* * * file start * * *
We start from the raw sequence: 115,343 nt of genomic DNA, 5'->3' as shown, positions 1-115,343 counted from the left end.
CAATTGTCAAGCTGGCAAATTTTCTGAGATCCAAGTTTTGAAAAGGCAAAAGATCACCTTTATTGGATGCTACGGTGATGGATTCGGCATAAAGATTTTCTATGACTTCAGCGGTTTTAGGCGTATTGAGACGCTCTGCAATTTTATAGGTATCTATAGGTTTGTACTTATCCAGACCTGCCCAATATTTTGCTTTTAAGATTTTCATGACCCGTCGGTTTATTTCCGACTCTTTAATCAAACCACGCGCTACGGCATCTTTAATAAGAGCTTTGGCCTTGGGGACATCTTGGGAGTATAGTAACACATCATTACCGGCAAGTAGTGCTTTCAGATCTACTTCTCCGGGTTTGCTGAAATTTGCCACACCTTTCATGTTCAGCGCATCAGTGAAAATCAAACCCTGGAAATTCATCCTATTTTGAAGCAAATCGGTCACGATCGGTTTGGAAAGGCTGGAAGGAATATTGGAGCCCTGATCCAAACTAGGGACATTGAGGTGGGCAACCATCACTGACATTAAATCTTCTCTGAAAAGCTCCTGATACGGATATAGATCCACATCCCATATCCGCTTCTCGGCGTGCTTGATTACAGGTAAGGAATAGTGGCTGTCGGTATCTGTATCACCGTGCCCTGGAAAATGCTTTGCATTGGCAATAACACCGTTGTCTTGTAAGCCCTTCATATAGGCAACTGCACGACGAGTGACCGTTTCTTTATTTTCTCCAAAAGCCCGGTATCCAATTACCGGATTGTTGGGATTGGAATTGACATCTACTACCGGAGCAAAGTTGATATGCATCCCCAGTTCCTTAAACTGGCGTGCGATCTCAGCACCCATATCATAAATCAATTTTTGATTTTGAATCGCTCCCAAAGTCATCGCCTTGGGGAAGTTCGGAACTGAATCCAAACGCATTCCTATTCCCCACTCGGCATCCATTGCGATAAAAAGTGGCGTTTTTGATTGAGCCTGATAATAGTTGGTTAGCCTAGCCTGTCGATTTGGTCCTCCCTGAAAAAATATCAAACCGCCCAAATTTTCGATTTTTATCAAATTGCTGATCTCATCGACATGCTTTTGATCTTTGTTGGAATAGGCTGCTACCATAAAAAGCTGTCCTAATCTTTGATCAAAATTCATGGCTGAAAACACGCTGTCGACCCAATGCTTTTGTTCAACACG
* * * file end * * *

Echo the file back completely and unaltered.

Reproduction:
We start from the raw sequence: 115,343 nt of genomic DNA, 5'->3' as shown, positions 1-115,343 counted from the left end.
CAATTGTCAAGCTGGCAAATTTTCTGAGATCCAAGTTTTGAAAAGGCAAAAGATCACCTTTATTGGATGCTACGGTGATGGATTCGGCATAAAGATTTTCTATGACTTCAGCGGTTTTAGGCGTATTGAGACGCTCTGCAATTTTATAGGTATCTATAGGTTTGTACTTATCCAGACCTGCCCAATATTTTGCTTTTAAGATTTTCATGACCCGTCGGTTTATTTCCGACTCTTTAATCAAACCACGCGCTACGGCATCTTTAATAAGAGCTTTGGCCTTGGGGACATCTTGGGAGTATAGTAACACATCATTACCGGCAAGTAGTGCTTTCAGATCTACTTCTCCGGGTTTGCTGAAATTTGCCACACCTTTCATGTTCAGCGCATCAGTGAAAATCAAACCCTGGAAATTCATCCTATTTTGAAGCAAATCGGTCACGATCGGTTTGGAAAGGCTGGAAGGAATATTGGAGCCCTGATCCAAACTAGGGACATTGAGGTGGGCAACCATCACTGACATTAAATCTTCTCTGAAAAGCTCCTGATACGGATATAGATCCACATCCCATATCCGCTTCTCGGCGTGCTTGATTACAGGTAAGGAATAGTGGCTGTCGGTATCTGTATCACCGTGCCCTGGAAAATGCTTTGCATTGGCAATAACACCGTTGTCTTGTAAGCCCTTCATATAGGCAACTGCACGACGAGTGACCGTTTCTTTATTTTCTCCAAAAGCCCGGTATCCAATTACCGGATTGTTGGGATTGGAATTGACATCTACTACCGGAGCAAAGTTGATATGCATCCCCAGTTCCTTAAACTGGCGTGCGATCTCAGCACCCATATCATAAATCAATTTTTGATTTTGAATCGCTCCCAAAGTCATCGCCTTGGGGAAGTTCGGAACTGAATCCAAACGCATTCCTATTCCCCACTCGGCATCCATTGCGATAAAAAGTGGCGTTTTTGATTGAGCCTGATAATAGTTGGTTAGCCTAGCCTGTCGATTTGGTCCTCCCTGAAAAAATATCAAACCGCCCAAATTTTCGATTTTTATCAAATTGCTGATCTCATCGACATGCTTTTGATCTTTGTTGGAATAGGCTGCTACCATAAAAAGCTGTCCTAATCTTTGATCAAAATTCATGGCTGAAAACACGCTGTCGACCCAATGCTTTTGTTCAACACG